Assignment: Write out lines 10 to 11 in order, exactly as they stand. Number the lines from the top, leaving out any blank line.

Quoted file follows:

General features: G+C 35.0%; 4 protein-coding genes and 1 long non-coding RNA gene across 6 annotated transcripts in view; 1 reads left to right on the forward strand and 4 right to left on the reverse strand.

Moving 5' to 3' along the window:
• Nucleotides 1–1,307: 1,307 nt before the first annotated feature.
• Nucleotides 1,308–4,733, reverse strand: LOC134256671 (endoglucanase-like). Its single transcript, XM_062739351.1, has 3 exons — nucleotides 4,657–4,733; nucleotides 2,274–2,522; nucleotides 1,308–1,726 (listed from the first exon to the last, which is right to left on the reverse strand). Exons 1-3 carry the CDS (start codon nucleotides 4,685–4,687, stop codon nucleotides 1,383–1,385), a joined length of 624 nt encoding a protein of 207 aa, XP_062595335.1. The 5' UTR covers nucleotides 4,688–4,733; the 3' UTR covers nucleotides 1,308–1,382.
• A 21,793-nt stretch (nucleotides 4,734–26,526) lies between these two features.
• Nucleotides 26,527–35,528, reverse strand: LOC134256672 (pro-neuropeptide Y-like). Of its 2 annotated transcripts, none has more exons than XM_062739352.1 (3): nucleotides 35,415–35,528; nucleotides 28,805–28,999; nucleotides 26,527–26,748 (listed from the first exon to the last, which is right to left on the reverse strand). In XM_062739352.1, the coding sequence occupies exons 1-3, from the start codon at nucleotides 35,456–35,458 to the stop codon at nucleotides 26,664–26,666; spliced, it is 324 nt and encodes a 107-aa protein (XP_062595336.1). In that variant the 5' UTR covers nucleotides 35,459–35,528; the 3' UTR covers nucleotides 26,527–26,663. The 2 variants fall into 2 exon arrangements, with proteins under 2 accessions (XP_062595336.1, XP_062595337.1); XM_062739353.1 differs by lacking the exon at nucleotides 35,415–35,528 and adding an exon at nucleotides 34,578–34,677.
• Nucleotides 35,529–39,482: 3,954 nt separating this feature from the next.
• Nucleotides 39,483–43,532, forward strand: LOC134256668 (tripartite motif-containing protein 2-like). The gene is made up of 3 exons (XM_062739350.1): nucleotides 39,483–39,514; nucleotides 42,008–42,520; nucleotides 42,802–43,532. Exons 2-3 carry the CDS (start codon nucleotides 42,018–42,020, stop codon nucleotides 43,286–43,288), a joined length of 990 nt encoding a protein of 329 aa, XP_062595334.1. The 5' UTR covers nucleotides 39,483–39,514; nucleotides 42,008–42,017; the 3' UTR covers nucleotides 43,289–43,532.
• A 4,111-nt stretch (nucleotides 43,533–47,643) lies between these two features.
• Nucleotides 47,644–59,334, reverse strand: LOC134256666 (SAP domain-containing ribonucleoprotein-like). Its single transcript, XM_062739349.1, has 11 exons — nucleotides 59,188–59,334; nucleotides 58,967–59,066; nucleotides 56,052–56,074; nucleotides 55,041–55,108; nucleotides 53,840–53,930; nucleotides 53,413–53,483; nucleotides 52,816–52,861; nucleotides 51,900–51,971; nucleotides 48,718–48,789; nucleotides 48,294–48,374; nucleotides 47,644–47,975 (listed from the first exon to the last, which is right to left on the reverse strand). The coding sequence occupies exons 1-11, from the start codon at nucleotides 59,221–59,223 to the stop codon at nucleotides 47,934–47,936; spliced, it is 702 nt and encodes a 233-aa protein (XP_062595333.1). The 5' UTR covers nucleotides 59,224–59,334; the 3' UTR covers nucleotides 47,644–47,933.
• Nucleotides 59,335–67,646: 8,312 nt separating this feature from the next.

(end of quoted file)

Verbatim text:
• Nucleotides 47,644–59,334, reverse strand: LOC134256666 (SAP domain-containing ribonucleoprotein-like). Its single transcript, XM_062739349.1, has 11 exons — nucleotides 59,188–59,334; nucleotides 58,967–59,066; nucleotides 56,052–56,074; nucleotides 55,041–55,108; nucleotides 53,840–53,930; nucleotides 53,413–53,483; nucleotides 52,816–52,861; nucleotides 51,900–51,971; nucleotides 48,718–48,789; nucleotides 48,294–48,374; nucleotides 47,644–47,975 (listed from the first exon to the last, which is right to left on the reverse strand). The coding sequence occupies exons 1-11, from the start codon at nucleotides 59,221–59,223 to the stop codon at nucleotides 47,934–47,936; spliced, it is 702 nt and encodes a 233-aa protein (XP_062595333.1). The 5' UTR covers nucleotides 59,224–59,334; the 3' UTR covers nucleotides 47,644–47,933.
• Nucleotides 59,335–67,646: 8,312 nt separating this feature from the next.